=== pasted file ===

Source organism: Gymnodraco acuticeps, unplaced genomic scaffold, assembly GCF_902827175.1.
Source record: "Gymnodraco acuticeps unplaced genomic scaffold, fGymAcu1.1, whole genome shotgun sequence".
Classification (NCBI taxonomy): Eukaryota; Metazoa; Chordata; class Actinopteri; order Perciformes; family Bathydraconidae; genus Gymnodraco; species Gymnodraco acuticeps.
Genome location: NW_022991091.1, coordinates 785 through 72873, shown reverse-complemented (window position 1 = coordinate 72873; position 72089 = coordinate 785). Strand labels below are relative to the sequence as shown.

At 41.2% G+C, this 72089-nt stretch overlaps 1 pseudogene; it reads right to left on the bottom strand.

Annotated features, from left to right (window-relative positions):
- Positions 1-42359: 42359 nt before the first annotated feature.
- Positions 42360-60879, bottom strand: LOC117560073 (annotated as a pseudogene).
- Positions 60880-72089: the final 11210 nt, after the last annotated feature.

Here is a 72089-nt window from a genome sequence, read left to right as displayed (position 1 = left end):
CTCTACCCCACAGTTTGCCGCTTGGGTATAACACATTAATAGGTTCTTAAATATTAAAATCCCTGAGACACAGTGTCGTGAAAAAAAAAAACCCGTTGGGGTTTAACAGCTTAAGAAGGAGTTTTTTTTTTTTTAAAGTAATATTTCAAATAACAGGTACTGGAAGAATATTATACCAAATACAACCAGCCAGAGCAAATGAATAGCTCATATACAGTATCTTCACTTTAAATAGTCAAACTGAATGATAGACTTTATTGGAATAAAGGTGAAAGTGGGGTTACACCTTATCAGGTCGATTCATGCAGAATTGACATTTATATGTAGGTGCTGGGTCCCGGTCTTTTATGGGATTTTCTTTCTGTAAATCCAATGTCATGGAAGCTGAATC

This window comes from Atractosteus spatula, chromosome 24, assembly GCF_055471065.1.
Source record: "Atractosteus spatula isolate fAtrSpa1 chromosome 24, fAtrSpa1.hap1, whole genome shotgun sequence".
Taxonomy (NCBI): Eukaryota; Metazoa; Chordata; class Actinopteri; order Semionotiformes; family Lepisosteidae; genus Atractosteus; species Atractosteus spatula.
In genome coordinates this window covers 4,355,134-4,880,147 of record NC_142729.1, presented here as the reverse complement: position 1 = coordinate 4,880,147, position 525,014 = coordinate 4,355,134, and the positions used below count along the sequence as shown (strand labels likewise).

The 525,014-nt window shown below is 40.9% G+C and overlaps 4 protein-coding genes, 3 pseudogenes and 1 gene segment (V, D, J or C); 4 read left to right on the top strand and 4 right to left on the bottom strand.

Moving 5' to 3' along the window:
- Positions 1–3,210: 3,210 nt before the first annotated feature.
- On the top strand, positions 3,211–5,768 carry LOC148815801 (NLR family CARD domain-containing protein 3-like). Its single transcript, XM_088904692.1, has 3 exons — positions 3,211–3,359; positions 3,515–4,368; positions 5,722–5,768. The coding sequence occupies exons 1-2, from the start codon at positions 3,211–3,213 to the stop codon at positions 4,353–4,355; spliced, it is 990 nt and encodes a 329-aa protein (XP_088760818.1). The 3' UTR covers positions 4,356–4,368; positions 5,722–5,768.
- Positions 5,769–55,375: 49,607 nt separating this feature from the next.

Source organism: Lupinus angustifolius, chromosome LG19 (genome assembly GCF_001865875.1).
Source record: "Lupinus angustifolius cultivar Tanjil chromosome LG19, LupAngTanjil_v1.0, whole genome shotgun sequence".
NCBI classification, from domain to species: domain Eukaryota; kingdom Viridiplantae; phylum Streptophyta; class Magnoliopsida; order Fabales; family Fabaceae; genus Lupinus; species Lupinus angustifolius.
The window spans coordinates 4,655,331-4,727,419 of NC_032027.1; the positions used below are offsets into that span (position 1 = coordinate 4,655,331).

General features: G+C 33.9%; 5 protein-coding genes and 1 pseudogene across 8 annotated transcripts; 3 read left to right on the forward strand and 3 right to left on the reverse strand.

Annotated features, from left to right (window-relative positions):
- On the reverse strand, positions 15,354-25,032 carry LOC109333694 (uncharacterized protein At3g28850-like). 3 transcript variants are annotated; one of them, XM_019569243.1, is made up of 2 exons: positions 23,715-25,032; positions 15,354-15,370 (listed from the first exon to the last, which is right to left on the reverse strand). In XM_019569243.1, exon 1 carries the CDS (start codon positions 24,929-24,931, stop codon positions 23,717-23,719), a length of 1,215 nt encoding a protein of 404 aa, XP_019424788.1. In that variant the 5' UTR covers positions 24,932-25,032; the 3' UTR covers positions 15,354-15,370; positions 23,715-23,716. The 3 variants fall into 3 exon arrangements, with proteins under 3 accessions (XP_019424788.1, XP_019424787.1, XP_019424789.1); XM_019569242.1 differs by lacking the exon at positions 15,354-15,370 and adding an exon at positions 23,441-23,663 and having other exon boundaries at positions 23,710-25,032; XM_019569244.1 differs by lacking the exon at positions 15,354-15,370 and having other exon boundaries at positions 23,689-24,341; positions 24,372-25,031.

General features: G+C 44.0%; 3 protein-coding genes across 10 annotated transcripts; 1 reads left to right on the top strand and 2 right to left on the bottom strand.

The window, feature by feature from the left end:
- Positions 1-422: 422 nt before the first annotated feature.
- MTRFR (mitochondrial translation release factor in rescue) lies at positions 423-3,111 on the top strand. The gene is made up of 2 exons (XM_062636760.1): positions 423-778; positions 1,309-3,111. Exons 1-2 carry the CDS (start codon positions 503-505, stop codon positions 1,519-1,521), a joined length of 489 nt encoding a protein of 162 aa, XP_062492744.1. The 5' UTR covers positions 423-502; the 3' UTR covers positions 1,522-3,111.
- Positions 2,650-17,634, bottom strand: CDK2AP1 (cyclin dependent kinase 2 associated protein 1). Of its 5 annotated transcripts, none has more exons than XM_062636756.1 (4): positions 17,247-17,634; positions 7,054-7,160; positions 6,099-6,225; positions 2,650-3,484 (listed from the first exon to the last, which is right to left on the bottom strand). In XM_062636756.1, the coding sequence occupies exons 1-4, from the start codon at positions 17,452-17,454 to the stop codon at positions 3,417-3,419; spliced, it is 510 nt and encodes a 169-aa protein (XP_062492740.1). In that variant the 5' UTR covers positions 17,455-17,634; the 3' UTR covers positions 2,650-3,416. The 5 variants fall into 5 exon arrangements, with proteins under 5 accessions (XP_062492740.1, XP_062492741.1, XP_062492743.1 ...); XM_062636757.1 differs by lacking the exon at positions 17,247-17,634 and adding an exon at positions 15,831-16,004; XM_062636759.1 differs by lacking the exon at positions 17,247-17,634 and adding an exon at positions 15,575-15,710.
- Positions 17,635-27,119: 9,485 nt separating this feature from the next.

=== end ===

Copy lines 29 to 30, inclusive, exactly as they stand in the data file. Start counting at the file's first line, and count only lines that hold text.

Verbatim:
The window, feature by feature from the left end:
- Positions 1-422: 422 nt before the first annotated feature.